Why has experience helped some and not others?


In recent hirings, I talked with several managers about experiences of candidates. We wanted to look for candidates with experiences that we needed. We put that in job description. Many resumes we received had 15 years of experiences in a particular field but those candidates either moved too often but stayed too short from organizations to organizations or did not grow much from their positions. They looked like having one year of experience 15 times. There were candidates with fewer years of experiences but they passed our strict tests with a high flag.

Why has experience helped some and not others?

Dr. John C. Maxwell said that we begin our lives as empty notebooks. Every day we have an opportunity to record new experiences on our pages. The problem is that not all people make the best use of their notebooks. Few who do make use of their notebooks often reread what they wrote and reflect on it. Reflection turns experience into insight. Experience teaches nothing, evaluated experience teaches everything. In other words, experience is automatic, insight is not.

Dr. John C. Maxwell taught about experiences:

  1. We experience more than we understand. In order to close the gap between understanding and experience, write it down and reflect on it daily.
  2. Our attitude toward unplanned and unpleasant experiences determine our growth.
  3. Lack of experience is costly.
  4. Experience is also costly. We can not gain experience without paying a price. Experience gives the test first and the lesson later.
    Mark Twain: I know a man who grabbed a cat by the tail and he learned 40 percent more about cats than the man who didnt.
  5. Not evaluating and learning from experience is more costly. It’s a terrible mistake to pay the price for experience and not receiving the lesson.
    Mark Twain: if a cat sits on a hot stove, that cat won’t sit on that hot stove again. In fact, that cat won’t sit on a cold stove either.
  6. Evaluated experience lifts a person above the crowd.

How do we apply this lesson? I have a habit of writing down what happened to me since high school. Shihan Arakaki (founder and grandmaster of Musokai Karate) taught me to write down both what happened as well as what I learned. Now Dr. Maxwell taught me to write down my experience, my thoughts, my learning, and really spend time to reflect on it. The entire process takes less than 15 minutes daily but it has been a life-changing habit. It will be for you too.

For more details, please read Leadership Gold by Dr. John C. Maxwell or join one of my mastermind groups.

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The biggest mistake you might make: assign power, influence, authority to someone with a title

Engineer 1 visits the headquarter office and meets a VP at the elevator. The engineer doesn’t know that this is a VP.

Engineer in a very peaceful and pleasant voice: “Hi, how are you? My name is X. I am visiting from another office. This is my first time here. You must be very lucky to work in this nice office.”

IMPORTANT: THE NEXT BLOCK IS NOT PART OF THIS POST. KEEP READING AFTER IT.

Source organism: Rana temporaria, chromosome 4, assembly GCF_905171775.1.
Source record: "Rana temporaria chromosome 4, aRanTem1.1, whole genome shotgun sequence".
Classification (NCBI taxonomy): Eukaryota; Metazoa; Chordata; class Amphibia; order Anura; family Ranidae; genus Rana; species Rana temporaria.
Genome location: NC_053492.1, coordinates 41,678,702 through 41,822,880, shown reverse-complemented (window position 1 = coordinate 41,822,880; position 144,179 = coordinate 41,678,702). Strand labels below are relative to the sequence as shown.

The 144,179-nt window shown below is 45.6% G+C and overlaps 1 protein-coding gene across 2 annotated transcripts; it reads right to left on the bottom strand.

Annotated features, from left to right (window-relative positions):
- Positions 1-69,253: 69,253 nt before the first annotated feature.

VP: “Thank you. Yes, it’s a nice office. What team are you in?”

Engineer: “I am on team Y.”

VP: “It is a great team. You guys are working on some cool project.”

The elevator comes to a stop and they wish each other well.

Later on, when the engineer find out that he talked to a VP, he hopes that he didn’t say anything stupid.

At the end of the day, the engineer takes the elevator to go home and meets the VP again.

Knowing that he’s in the same elevator with a VP, the engineer becomes very uncomfortable. The VP is friendly like he was in the morning and is glad to see his new friend again. Fear grows inside the engineer. He’s intimidated. He just says “Hi” and couldn’t open his mouth anymore.

It’s the same person this engineer meets in two different circumstances. The engineer lets the title and formal position intimidate him. He’s no longer free like he was in the morning.

This is a common mistake people in workplace make. They assign power and authority to someone’s title. They let titles control how they talk to someone.

A title doesn’t make someone a leader. A position doesn’t make someone a leader. What make someone a leader is influence. Influence is earned. Don’t assign power, influence, authority to someone with a title. More importantly, treat everyone you meet like a human being.

The secret: how to stay positive when meeting negative people

An engineer asks his coach: “Coach, my energy is very positive now. I am living my life. What do I do when I meet a negative person?”

Coach: “You will never truly be happy until other people stop being a problem for you. If someone is still making you feel bad, you are a victim of a victim. Here’s a quote from Gandhi that woke me up long time ago: Be the change you want to see in others.”

Engineer: “I got it coach. Other people can’t be my problem. Rather, they give me an opportunity for giving. I must be an example for them to follow. That’s a way of giving.”

Be the change you wish to see in others. Lead by example. Inspire others.

[Tagging those topics as you can apply the same to liberate yourself]

#gandhi, #thesamuraicoach, #LeadersAreMade, #RemoteWorkers#SearchingForPurpose